Dragons’ Den: Taste the money, S19, ep10

Dragon Sara Davies on series 19 episode 10

Tonight’s episode featured a chilled chocolate brand, but would greed come back to bite the founder?

First up the lift was Joe Wiseman and Dan Mills looking to play the dragons into investing in their mystery puzzle game, The Detective Society. They were looking for an investment of £75,000 for 7.5 per cent of this mystery-solving business.

Could the dragons find clues that this business could prosper?

Their game mixed the tangible with the digital, featuring maps, fictional websites and criminal databases online. “We want the player to feel like a real-life detective,” said Dan.

Touker Suleyman quizzed the duo on whether they thought valuing their business at £1 million was wishful thinking. Poor Joe was already gulping with nerves.

“I think what you’ve put together is exceptional,” said Peter Jones. Not so fast, Mr Jones. This was just the presentation box with a sample of all the things you could receive with your puzzle.

“You’ve got a couple of pieces of paper and a padlock for £30,” corrected Steven Bartlett. He, Touker and Peter thought the twosome were living in a fantasy world of their own by estimating a year-three turnover of £3 million.

Deborah Meaden was playing the long game, though, having sat quietly as all the other dragons bar Sara Davies dropped out. She offered to share the money with Sara for 12.5 per cent each. “Would you be willing to drop your offer to 20 per cent?” Joe asked in an optimistic last roll of the dice. A shake of the head from Deborah forced the duo to accept.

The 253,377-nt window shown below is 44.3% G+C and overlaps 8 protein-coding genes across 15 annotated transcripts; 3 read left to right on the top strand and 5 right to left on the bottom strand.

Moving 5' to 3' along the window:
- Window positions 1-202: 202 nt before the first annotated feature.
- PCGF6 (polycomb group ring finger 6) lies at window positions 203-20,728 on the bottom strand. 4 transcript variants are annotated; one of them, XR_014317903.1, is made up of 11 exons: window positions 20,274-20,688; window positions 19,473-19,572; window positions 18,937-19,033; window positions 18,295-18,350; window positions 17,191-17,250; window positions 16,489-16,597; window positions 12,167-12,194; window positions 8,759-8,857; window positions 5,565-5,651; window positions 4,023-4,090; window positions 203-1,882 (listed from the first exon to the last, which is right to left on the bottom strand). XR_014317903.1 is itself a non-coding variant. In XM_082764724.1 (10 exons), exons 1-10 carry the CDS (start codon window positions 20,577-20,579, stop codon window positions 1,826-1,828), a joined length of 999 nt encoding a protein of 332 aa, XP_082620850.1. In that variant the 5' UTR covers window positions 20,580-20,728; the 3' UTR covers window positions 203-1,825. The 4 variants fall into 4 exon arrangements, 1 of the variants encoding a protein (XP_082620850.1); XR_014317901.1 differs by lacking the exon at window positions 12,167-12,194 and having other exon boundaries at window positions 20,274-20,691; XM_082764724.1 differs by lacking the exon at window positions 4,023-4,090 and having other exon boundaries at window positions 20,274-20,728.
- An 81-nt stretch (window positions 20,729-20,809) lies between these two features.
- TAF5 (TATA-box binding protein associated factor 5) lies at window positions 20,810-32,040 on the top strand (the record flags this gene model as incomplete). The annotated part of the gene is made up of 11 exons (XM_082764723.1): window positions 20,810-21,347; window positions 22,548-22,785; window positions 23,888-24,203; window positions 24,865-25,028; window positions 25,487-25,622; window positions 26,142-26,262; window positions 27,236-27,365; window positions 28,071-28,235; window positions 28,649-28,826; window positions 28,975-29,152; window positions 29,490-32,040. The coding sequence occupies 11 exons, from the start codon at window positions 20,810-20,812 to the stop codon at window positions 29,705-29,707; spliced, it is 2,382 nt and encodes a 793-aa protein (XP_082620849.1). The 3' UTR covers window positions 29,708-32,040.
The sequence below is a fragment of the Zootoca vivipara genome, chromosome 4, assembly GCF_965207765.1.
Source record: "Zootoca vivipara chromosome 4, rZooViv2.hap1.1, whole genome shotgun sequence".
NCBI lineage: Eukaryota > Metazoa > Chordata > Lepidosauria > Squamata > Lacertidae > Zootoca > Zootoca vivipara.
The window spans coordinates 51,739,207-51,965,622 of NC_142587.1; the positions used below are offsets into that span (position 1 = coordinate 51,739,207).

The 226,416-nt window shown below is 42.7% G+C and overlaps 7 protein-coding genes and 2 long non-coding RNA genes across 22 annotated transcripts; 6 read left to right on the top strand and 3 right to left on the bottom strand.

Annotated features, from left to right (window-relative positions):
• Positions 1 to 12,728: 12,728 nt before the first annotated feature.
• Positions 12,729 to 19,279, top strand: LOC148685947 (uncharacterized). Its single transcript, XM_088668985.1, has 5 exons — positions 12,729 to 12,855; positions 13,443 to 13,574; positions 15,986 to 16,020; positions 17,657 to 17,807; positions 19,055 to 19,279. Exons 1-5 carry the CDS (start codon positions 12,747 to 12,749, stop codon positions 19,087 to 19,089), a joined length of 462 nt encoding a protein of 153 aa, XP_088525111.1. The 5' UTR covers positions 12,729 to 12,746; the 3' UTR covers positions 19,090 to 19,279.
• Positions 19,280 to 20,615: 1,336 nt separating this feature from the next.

Next up was Molly Masters, with Books That Matter. She was looking for £50,000 in exchange for 5 per cent of her feminist book subscription service.

Could this be a new chapter for her business?

Well, it wasn’t so much the words as the numbers the dragons were most impressed with. An £800,000 turnover to date almost caused Touker to fall off his chair.

For Peter Jones, it all made perfect sense after discovering 80 per cent of books at GCSE level are written by men.

The two females in the room weren’t as impressed, though. “Why would you restrict your audience?” Deborah asked. “My boys wouldn’t want to read a book that came out from a pink box” Sara added.

Touker made a point that perhaps Molly should diversify her offering before offering the whole £50,000 for 30 per cent – but also left the door open for Stephen to join him with a shared deal. Stephen declined but did advise Molly not to give away 30 per cent for a measly fifty grand. Which she didn’t, leaving Touker with an embarrassing double rejection.

At this point it was time for Peter Wayne to face the dragons. “They’re either going to get it, or not get it” he said ominously before entering the room. He was after £70,000 for 15 per cent of his heated desk business.

Would this take ‘hot desking’ to whole new level?

“I love it when people solve a real problem” Sara said excitedly.

There isn’t a lot of profit to make in the furniture industry, our Peter admitted. But what was more concerning to Touker was the fact that none of the desks had yet been tested on the market in a retail space.